By Salim Tas
Doctors and nurses forced to leave war-torn Syria are receiving training in Turkey’s healthcare system under a project aimed at serving their displaced compatriots.
Under the program, organized by Turkey's Ministry of Health and the European Union, Syrian health workers will undergo six weeks of training at migrant health education centers -- due to be established in seven cities with large Syrian populations -- and then serve at migrant health centers.
The public health director of southern Hatay province told Anadolu Agency on Tuesday that 20 doctors and nurses had already received theoretical and practical training at an education center that opened in January.
Bayram Kerkez highlighted that 26 migrant health centers are planned for Hatay alone under the 36-month project.
"Doctors and other Syrian citizens are both pleased with the project. We think that the health system for Syrians will be more comfortable and overall crowds at hospitals would decrease as Syrian patients begin to receive health services at these centers," he said.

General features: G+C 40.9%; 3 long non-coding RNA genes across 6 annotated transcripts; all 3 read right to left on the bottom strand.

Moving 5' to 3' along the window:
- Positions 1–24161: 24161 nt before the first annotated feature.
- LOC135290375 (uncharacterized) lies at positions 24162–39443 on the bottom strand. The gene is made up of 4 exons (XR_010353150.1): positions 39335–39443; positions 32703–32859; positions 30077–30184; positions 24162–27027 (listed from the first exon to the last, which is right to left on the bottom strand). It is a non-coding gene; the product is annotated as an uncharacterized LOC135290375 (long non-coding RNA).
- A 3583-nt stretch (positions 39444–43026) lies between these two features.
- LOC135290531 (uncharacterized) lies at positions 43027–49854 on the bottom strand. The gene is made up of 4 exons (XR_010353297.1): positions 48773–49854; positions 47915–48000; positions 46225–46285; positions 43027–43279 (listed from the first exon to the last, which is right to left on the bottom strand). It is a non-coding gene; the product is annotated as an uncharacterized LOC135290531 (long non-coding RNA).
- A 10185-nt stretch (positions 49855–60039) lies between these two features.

He added that while Turkish doctors would have responsibility over the facilities, services would be provided by Syrian health workers who had been trained in patient examination, children’s vaccinations, pregnancy follow-up and prescription writing.
The cost of the premises, equipment, the salaries of those employed at the centers, and medical and other fixtures will be covered by the European Union, according to Kerkez.
Doctor Enabal Yunus, who was forced to leave his home in Syria’s central Hama province two years ago, is among those who have completed training.
“This project is a great opportunity for me to continue to work and serve our fellow countrymen,” he told Anadolu Agency. “We are very content with Turkey."